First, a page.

Mountain Zebra 4th September

Mountain Zebra 4th September

Yesterday Renette spent most of the day bedding down the new caravan. Today she joins me at 6.30am as we leave camp just as the sun’s rays are setting the hilltops ablaze. No ice today – just a heavy dew on the windscreen as we wind up the steep road, following the same route as yesterday.

Of course Mountain Zebra is not real Big 5 country but only elephant are missing. But if ever it is the ‘small things’ that matter then today graphically illustrates this. We stop for coffee overlooking the same spectacular valley that I photographed yesterday. Not far ahead we spy a Pale Chanting Goshawk sunning itself on a bush.

Pale Chanting Goshawk (My Library)

Thereafter we enter the grassy plains of the high plateau bathed in the golden light of early morning and everything becomes a photographic target.


A common feature of these grasslands is the sound of the Eastern Clapper Lark which rockets skywards clapping his wings followed by a drawn out whistle.

Eastern Clapper Lark

After a while we see a dark shape in the road ahead in the shadow of a tree and drawing closer we find it to be a magnificent cheetah.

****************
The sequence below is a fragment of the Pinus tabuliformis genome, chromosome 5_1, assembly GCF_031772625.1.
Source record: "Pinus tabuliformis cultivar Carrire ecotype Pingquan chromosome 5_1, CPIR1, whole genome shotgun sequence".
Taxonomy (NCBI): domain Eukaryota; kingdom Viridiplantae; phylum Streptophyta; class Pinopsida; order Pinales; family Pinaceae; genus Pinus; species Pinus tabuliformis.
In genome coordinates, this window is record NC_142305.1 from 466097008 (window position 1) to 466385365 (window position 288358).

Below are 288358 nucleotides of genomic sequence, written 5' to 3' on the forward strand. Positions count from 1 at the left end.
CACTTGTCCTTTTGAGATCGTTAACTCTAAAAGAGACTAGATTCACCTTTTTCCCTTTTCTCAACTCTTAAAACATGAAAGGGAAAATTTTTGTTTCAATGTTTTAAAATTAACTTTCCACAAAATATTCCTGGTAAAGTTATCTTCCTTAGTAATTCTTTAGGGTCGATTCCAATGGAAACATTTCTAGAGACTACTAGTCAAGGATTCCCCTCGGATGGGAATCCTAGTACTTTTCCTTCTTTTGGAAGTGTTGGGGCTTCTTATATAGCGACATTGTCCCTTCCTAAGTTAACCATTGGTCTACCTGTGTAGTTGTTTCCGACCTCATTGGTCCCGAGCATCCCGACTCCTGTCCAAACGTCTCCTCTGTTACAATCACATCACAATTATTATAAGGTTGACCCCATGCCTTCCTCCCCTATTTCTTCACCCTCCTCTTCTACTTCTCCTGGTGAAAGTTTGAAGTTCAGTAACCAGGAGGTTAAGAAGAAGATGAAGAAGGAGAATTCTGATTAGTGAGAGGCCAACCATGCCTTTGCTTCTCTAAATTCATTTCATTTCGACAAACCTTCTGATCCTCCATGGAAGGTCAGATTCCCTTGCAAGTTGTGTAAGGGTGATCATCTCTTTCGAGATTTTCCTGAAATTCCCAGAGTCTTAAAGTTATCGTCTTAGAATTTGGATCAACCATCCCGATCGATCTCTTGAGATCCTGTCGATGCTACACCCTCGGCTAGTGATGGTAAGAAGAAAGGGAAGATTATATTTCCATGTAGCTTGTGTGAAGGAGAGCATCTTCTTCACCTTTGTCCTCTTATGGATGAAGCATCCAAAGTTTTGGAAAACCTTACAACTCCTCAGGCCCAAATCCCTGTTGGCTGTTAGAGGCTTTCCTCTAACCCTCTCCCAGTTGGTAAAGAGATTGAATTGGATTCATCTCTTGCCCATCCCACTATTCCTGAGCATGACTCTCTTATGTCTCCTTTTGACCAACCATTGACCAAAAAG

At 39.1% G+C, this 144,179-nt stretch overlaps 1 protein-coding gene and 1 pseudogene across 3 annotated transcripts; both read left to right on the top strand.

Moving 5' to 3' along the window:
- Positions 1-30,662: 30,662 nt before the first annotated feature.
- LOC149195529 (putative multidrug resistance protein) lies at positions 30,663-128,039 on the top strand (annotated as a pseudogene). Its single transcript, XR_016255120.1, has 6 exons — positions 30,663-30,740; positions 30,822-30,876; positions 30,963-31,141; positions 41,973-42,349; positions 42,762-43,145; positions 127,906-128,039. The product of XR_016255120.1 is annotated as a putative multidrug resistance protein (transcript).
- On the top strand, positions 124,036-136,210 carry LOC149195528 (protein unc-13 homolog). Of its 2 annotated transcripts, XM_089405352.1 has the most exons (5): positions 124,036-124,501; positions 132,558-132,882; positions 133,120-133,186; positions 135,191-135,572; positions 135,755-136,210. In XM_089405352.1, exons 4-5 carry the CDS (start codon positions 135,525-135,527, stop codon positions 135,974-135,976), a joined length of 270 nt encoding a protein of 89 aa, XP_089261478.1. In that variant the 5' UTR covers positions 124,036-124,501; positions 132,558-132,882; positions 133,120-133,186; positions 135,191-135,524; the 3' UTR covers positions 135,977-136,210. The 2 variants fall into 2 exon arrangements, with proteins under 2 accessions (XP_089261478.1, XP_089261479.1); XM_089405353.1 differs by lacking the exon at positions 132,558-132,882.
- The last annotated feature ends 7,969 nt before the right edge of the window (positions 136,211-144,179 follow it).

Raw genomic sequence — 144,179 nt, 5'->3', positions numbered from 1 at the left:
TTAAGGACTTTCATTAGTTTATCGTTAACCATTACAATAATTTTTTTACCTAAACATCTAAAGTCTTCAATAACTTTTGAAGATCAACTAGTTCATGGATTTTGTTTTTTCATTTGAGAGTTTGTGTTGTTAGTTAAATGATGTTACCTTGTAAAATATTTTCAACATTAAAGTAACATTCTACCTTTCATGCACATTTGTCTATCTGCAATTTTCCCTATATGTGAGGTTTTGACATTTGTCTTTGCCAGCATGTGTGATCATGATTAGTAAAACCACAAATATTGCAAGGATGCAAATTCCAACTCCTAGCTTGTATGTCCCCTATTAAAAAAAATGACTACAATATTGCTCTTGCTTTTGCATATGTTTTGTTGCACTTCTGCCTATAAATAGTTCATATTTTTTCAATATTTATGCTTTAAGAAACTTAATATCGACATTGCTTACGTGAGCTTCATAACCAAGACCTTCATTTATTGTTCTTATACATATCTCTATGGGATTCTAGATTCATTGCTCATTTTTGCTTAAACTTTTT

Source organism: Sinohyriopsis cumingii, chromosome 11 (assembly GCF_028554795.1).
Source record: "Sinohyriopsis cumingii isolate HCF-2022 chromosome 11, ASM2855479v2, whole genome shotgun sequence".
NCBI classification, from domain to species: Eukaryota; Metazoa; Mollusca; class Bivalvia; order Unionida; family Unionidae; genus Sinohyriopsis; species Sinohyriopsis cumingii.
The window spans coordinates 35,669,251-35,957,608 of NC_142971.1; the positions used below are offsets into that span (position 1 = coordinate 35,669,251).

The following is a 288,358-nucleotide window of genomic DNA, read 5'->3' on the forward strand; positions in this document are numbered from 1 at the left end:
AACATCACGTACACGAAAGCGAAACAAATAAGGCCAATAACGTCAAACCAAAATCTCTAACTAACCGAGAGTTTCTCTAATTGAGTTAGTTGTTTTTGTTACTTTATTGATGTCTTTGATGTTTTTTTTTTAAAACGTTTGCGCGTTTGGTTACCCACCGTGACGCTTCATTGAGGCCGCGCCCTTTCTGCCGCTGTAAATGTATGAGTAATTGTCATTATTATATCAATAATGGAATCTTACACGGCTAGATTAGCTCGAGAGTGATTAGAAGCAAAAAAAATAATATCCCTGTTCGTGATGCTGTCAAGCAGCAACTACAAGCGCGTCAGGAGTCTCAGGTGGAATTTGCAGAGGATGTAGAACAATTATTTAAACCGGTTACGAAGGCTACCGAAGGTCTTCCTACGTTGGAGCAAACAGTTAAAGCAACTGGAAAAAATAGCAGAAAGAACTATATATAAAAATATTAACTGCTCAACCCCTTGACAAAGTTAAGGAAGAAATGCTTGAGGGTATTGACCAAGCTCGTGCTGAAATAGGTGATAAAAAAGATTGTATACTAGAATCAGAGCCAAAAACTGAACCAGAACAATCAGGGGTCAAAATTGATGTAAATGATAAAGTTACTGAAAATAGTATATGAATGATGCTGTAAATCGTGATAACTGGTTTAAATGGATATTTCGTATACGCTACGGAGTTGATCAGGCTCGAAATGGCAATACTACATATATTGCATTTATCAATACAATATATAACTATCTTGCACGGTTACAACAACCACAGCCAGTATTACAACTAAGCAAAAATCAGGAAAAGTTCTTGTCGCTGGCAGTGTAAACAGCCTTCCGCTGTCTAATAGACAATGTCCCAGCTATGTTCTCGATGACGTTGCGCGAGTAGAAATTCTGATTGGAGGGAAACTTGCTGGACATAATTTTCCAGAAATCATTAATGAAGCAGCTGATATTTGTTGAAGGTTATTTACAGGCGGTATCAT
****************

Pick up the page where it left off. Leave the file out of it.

After marking his territory, he strolls off through the grasslands.

We next come across two exquisite Double Banded Coursers in the grass.

The light today is hazy with the wind picking up from the north – typical of September. We turn for camp but first pass a few other interesting sights.

Black Wildebeest
Mountain Zebra

We are in need of some groceries and some running repairs so after another early lunch at the excellent camp restaurant I take off for Cradock, some 20Km away. Here I am forced to remove my head from the sand as I sadly note the grandeur of the old town buildings surrounded by shockingly potholed streets and general squalour – the fate of so many SA towns. Mission accomplished I thankfully return to camp at 2.30pm.

At 4pm we set out along the same route as yesterday – towards the entrance gate. We pass the site of yesterday’s mystery bird.

And yes, son Warren got it spot on – the “melanistic” form of the Gabar Goshawk. I have never seen this before and was completely stumped until and normal coloured specimen alighted in the same tree.

A Normal Gabar Goshawk

Rather a difference.

Our trip back to camp is interrupted by two magnificent lionesses that come padding past us along the road. These Kgalagadi lions are spectacularly beautiful with teddybear, immaculate coats. It is such a pity that the Kruger lions are generally so scruffy and mangy by comparison.

Gate times fortunately are rather casually enforced and we arrive back late but with no problem at the open unmanned gate. Another splendid day.